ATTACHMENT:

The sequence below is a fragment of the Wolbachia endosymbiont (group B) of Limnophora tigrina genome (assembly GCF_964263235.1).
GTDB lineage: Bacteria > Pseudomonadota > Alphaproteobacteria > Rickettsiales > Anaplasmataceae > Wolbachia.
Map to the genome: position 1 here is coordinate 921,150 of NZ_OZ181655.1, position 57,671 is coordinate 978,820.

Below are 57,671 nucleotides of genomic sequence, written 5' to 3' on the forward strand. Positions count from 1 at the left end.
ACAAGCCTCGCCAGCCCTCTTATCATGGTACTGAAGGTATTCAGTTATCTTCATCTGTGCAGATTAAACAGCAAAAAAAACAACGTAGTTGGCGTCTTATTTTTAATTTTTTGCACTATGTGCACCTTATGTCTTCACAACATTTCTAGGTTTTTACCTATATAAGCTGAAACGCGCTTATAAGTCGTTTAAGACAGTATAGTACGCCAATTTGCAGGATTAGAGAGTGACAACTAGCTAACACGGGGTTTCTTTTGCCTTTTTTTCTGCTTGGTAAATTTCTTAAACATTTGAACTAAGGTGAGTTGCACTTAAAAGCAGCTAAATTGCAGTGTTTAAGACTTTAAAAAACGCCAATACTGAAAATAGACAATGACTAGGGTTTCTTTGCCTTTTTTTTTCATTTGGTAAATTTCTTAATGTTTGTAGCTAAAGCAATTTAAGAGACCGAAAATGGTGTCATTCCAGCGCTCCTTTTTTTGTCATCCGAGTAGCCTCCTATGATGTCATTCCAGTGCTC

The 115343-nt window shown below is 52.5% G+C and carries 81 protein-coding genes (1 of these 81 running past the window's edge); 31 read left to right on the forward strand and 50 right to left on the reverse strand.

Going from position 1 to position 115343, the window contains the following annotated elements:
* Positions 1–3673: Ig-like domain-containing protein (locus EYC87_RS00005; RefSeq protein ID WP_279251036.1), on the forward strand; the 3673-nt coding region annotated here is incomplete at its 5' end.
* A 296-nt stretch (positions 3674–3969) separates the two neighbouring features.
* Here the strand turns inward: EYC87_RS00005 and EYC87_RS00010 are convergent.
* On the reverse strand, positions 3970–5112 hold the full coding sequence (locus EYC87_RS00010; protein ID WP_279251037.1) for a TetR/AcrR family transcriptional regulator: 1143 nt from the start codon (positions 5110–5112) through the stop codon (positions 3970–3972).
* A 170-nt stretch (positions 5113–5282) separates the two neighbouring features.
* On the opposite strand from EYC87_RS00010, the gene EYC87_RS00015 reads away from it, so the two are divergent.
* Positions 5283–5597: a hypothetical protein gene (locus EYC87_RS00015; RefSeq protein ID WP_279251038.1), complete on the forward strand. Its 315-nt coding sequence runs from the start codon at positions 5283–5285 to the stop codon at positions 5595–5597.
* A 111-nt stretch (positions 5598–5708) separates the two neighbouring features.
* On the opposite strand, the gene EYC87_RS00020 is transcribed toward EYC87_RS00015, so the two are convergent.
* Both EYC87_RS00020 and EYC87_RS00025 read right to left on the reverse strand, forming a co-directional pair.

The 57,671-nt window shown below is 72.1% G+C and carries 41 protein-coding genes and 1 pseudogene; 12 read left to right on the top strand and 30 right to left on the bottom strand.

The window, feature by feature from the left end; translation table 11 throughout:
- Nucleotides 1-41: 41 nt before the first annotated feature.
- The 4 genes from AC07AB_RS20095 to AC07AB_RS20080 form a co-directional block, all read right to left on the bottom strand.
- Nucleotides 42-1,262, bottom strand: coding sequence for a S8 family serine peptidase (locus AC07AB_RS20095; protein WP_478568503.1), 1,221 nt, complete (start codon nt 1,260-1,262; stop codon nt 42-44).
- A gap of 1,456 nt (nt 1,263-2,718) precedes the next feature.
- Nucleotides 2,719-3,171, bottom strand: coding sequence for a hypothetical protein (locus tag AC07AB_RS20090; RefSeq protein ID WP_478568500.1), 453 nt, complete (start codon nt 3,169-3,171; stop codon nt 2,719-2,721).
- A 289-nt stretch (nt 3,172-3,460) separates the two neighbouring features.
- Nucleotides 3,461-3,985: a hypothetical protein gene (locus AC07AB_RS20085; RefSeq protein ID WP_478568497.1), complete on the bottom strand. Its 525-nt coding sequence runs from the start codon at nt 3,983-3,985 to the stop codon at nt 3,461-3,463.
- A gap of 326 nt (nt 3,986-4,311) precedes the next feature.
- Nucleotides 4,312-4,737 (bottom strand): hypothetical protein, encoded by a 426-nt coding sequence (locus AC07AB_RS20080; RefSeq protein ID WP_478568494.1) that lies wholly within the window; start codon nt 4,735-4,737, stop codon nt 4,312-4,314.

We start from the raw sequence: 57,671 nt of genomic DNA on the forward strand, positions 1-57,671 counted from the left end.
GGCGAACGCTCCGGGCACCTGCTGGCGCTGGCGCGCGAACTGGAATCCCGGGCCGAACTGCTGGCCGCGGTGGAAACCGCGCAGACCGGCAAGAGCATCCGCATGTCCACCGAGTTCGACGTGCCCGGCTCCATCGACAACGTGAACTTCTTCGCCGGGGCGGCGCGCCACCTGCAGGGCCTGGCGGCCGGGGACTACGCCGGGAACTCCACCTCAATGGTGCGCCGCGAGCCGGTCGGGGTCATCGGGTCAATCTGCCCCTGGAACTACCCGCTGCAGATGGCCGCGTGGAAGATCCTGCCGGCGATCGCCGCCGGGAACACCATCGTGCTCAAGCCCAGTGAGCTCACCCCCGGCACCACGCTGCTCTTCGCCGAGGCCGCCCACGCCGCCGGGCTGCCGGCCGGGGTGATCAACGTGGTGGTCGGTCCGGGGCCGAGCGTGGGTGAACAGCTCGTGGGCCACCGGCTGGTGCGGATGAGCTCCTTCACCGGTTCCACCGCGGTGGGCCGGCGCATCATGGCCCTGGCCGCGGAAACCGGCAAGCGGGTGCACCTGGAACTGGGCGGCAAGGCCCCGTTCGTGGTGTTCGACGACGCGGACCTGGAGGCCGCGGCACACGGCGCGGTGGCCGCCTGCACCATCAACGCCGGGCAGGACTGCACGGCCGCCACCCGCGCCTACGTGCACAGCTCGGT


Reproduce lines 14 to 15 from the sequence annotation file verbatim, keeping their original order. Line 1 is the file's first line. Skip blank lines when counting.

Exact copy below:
* Positions 5283–5597: a hypothetical protein gene (locus EYC87_RS00015; RefSeq protein ID WP_279251038.1), complete on the forward strand. Its 315-nt coding sequence runs from the start codon at positions 5283–5285 to the stop codon at positions 5595–5597.
* A 111-nt stretch (positions 5598–5708) separates the two neighbouring features.